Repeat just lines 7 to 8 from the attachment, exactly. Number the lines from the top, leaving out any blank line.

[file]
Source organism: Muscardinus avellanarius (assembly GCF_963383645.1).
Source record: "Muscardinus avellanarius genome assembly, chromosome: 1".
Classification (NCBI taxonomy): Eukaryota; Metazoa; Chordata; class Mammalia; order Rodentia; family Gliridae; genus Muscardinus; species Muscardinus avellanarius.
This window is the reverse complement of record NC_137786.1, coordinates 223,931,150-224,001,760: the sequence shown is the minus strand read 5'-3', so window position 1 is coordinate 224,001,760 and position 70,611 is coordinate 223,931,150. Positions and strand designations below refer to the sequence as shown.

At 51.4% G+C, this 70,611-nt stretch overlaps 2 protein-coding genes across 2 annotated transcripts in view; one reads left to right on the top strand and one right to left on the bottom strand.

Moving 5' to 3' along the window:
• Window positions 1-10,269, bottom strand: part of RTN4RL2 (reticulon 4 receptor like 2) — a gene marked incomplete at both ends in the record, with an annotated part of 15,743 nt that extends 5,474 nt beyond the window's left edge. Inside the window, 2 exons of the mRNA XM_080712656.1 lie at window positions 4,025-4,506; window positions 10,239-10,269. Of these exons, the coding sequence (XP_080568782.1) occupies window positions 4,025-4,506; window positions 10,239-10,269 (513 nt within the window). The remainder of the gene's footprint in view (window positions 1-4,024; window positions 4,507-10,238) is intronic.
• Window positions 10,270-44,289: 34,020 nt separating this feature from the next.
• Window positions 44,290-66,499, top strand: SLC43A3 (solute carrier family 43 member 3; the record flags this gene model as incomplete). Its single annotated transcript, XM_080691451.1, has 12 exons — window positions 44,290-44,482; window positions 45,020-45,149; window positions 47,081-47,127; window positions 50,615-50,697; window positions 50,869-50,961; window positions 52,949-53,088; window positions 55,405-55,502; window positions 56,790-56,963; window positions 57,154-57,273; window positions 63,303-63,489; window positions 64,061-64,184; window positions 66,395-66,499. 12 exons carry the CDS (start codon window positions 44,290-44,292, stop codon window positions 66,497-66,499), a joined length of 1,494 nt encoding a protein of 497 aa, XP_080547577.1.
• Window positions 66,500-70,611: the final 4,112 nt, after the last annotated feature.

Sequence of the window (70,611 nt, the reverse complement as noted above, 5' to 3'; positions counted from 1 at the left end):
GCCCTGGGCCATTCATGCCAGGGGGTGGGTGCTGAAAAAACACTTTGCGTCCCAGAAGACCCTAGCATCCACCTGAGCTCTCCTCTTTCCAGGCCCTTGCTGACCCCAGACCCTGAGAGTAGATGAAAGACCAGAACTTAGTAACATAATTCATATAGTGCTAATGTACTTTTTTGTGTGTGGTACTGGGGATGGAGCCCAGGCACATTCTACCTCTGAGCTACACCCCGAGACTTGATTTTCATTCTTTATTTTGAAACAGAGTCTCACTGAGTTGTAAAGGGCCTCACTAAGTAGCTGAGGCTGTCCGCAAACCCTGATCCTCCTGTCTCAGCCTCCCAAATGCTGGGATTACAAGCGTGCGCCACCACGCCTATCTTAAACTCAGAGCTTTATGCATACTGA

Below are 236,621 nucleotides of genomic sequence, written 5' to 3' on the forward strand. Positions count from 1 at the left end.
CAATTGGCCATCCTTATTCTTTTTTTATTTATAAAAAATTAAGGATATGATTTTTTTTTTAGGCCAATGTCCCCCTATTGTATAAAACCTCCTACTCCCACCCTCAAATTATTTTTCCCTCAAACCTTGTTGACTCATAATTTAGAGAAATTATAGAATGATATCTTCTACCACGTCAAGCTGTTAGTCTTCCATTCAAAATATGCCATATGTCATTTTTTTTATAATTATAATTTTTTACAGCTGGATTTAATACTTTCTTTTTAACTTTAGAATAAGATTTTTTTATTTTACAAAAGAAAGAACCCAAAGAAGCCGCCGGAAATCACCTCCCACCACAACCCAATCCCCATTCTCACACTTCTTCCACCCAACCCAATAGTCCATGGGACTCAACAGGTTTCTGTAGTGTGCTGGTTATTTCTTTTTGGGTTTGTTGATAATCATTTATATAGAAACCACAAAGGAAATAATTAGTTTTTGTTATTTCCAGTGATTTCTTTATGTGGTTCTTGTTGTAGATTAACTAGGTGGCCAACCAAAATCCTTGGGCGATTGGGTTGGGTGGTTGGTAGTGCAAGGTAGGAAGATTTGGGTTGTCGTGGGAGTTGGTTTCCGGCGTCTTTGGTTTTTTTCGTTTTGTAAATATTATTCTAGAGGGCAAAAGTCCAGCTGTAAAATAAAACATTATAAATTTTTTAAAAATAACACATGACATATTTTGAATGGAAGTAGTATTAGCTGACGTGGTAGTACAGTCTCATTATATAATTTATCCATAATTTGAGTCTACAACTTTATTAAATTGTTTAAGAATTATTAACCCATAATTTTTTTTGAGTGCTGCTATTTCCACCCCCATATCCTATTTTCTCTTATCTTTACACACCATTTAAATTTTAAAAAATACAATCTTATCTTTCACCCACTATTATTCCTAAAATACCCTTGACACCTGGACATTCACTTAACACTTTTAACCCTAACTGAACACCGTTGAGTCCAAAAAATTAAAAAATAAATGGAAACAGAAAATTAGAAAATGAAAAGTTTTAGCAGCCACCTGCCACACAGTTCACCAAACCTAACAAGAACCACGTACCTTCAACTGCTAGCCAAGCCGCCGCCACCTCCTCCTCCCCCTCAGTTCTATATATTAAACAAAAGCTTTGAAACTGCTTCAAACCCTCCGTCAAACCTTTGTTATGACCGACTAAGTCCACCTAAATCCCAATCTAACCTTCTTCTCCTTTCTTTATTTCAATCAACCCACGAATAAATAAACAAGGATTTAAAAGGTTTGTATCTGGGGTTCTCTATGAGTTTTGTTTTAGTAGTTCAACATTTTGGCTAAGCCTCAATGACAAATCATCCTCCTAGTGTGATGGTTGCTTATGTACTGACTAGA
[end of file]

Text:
• Window positions 1-10,269, bottom strand: part of RTN4RL2 (reticulon 4 receptor like 2) — a gene marked incomplete at both ends in the record, with an annotated part of 15,743 nt that extends 5,474 nt beyond the window's left edge. Inside the window, 2 exons of the mRNA XM_080712656.1 lie at window positions 4,025-4,506; window positions 10,239-10,269. Of these exons, the coding sequence (XP_080568782.1) occupies window positions 4,025-4,506; window positions 10,239-10,269 (513 nt within the window). The remainder of the gene's footprint in view (window positions 1-4,024; window positions 4,507-10,238) is intronic.
• Window positions 10,270-44,289: 34,020 nt separating this feature from the next.